After two weeks, the heat wave in Texas has caused thousands of power outages across the entire region. Arizona, New Mexico, Louisiana, Arkansas, Missouri, and Kansas have also felt the effects of the heat dome that has settled over the southwestern United States.
An extreme heat warning has been issued for more than 40 million Americans.
Temperature and humidity levels in Texas cities have reached new heights. Del Rio registered 115 degrees Fahrenheit (46 degrees Celsius), while Rio Grande Village reached 125 degrees Fahrenheit (51 degrees Celsius). The National Weather Service predicts that the blistering heat will continue throughout the week of July 4 over an extensive region of the United States, including much of the southwestern US.
This scorching weather comes after a weekend of devastating storms that knocked out electricity for hundreds of thousands of people. Hot ocean air trapped in what is known as a heat dome has created soring temperatures over Mexico and portions of the southwest US.
In recent days, there have been a noticeable surge in the number of calls made to ambulance services and visits to emergency rooms due to incidents of heat exhaustion. This rise in cases has been particularly observed in areas like Austin, Texas, and Tulsa, Oklahoma. These regions have faced a combination of severe storms followed by scorching triple-digit temperatures, resulting in adverse consequences for the health and well-being of their residents.
Extreme heat has already claimed the lives of several people. In Big Bend National Park, located in southern Texas, a teenage boy from Florida and his stepfather lost their lives while hiking on Friday as the temperatures rose to 119 degrees Fahrenheit. This recorded temperature was the second-highest ever documented in the state. Additionally, a 17-year-old boy succumbed to heat-related fatigue on Wednesday while trekking on a trail in Palo Duro Canyon State Park near Amarillo, Texas.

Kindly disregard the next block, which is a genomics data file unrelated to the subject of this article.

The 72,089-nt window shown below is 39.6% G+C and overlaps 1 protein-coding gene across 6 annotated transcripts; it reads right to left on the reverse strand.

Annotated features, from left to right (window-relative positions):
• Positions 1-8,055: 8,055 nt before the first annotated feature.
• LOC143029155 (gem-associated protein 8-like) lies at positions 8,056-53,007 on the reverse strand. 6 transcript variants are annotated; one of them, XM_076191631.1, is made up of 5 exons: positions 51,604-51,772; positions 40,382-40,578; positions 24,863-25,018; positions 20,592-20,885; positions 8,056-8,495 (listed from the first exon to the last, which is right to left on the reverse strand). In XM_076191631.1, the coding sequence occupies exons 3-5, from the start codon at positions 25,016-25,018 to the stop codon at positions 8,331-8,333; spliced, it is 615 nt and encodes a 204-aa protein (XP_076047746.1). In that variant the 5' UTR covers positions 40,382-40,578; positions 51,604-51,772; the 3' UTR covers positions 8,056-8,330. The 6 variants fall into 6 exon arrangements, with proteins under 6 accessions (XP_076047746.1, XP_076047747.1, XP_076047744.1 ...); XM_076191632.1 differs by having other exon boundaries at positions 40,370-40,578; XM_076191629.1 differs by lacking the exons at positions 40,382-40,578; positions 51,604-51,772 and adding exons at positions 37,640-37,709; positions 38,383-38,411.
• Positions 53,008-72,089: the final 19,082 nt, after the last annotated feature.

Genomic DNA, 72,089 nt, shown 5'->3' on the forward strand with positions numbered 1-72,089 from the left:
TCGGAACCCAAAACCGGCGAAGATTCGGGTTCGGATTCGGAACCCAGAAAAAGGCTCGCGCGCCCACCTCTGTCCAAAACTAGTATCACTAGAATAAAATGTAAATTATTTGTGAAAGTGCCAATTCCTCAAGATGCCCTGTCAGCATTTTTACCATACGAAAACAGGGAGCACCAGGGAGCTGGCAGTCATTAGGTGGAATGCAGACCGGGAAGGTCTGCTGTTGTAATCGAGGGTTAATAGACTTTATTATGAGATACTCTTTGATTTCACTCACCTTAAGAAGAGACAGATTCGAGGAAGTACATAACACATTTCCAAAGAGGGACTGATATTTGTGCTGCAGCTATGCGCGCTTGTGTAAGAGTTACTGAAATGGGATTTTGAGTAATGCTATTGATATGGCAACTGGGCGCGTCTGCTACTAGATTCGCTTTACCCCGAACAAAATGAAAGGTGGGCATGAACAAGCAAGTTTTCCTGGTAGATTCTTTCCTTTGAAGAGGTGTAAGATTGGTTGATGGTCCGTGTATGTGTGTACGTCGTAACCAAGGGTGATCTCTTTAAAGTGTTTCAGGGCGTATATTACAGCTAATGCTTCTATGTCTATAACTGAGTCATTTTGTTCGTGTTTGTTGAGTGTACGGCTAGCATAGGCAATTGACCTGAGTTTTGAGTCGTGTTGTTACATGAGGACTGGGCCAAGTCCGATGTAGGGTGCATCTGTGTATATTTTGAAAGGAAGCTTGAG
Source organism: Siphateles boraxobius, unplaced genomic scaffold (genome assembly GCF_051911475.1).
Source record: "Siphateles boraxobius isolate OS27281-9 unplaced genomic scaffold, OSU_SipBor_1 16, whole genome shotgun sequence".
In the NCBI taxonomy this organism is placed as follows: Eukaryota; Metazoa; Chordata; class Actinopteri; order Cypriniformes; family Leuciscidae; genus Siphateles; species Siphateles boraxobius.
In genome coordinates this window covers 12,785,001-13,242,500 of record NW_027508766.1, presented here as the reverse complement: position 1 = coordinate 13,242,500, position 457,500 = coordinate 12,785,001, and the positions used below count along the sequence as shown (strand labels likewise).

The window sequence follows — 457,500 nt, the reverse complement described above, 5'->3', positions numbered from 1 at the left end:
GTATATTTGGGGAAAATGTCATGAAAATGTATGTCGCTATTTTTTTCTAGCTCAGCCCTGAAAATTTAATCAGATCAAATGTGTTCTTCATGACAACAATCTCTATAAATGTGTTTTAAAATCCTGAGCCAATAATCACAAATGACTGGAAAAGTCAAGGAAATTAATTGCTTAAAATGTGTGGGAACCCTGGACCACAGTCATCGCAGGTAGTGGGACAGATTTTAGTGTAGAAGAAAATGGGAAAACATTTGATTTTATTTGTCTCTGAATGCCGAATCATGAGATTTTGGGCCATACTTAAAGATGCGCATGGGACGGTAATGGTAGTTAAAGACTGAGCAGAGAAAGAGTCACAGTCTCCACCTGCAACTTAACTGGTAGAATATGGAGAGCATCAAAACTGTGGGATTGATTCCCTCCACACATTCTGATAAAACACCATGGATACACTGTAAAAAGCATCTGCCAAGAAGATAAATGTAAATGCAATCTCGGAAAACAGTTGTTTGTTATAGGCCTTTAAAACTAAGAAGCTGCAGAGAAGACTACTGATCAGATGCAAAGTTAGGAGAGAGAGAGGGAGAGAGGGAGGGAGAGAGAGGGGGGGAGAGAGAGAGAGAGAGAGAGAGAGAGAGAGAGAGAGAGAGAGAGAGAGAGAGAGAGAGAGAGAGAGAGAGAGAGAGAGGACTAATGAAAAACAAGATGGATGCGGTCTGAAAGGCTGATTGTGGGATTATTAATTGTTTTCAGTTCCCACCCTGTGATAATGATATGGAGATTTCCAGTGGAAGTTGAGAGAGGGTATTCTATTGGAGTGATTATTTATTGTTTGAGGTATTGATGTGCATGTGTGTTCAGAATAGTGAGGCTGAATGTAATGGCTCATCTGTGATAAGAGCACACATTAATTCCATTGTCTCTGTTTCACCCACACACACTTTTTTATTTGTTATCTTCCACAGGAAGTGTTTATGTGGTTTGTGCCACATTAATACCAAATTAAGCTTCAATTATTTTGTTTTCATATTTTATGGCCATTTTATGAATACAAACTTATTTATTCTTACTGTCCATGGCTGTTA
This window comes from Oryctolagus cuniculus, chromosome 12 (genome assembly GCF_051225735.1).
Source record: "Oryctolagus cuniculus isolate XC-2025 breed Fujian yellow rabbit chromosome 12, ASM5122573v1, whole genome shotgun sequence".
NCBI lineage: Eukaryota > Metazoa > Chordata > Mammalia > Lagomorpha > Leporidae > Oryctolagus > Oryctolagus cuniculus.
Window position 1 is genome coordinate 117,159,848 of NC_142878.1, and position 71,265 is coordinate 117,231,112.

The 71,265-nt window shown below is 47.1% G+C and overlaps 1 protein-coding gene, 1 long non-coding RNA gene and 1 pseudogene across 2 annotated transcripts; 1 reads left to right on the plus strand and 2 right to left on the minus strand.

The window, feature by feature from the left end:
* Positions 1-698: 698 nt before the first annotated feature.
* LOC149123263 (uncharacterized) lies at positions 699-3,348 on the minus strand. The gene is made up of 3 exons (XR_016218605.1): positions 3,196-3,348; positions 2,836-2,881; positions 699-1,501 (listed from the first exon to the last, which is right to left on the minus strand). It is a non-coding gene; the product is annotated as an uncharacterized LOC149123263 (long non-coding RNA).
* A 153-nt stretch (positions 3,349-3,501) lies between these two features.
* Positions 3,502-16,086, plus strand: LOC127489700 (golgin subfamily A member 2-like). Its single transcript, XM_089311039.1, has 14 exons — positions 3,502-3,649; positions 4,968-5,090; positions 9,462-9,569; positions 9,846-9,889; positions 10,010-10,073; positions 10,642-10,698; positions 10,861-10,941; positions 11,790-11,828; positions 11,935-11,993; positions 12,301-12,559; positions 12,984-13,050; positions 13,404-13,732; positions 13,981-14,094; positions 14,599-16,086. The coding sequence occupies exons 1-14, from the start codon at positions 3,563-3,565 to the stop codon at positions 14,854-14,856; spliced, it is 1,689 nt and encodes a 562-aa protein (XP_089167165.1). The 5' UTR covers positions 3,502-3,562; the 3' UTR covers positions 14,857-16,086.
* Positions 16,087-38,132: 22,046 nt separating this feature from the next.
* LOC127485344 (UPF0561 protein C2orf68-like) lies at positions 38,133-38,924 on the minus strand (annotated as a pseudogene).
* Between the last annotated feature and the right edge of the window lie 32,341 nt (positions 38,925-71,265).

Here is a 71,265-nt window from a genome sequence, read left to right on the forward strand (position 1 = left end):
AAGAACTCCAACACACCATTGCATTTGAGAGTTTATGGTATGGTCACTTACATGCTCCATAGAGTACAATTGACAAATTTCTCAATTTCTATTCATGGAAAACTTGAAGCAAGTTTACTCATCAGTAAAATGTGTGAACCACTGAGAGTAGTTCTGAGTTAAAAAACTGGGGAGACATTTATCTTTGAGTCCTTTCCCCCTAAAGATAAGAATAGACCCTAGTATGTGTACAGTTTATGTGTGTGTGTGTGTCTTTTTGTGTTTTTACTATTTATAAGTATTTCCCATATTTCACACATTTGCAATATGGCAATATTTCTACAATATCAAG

Thomas Vandenberg, a park ranger stationed at Big Bend, emphasized the severity of the situation, stating, “We are currently experiencing extreme heat.”
On Tuesday, as Texans tried to beat the heat, the demand for power from the state’s independent electrical grid reached 80,144 megawatts. This unofficial peak for June came close to the record of 80,148 megawatts established on July 20 in the previous year.
It takes research to decide whether or not a specific heat wave is related to global warming. However, there is consensus among experts that heat waves are getting more intense, widespread, and protracted. According to the 2018 National Climate Assessment, a comprehensive scientific analysis compiled by 13 government agencies, the annual average number of heat waves in the United States increased to six during the 2010s from two during the 1960s.
The present heat dome is predicted to steadily move north and east during the week, bringing scorching temperatures to different regions of Louisiana, Arkansas, Mississippi, Alabama, Missouri, Tennessee, Georgia, and Florida. In some areas, daytime highs will reach triple digits on the heat index scale, with no relief expected when night falls.
This scenario may persist throughout most of the South through the Fourth of July weekend, with the most significant potential for widespread impact on Wednesday and Thursday.
Randy Price set up shop at his normal position six miles southwest of downtown Mobile, Alabama, where he sells fruits and vegetables every Tuesday despite the extreme heat warning in effect for the city due to a heat index that reached 100 degrees. Customers stood in lines, dripping wet and drenched in sweat, holding wads of ten-dollar bills and soaking handkerchiefs.
Price predicted that the delectable Sugar Baby watermelons would be an irresistible temptation for many. He confidently stated that on a scorching day like Tuesday, he would easily sell 300 watermelons. To endure the heat, he shared his strategy of consuming plenty of liquids, seeking shelter under the tent, and hoping to sell out before the temperature became unbearable.
In addition, researchers have warned that the heat wave is already harming people’s ability to get a good night’s rest. According to the results of research that came out only the month before, persons who live in warmer locations see a reduction in the amount of sleep they get for every degree that the temperature rises.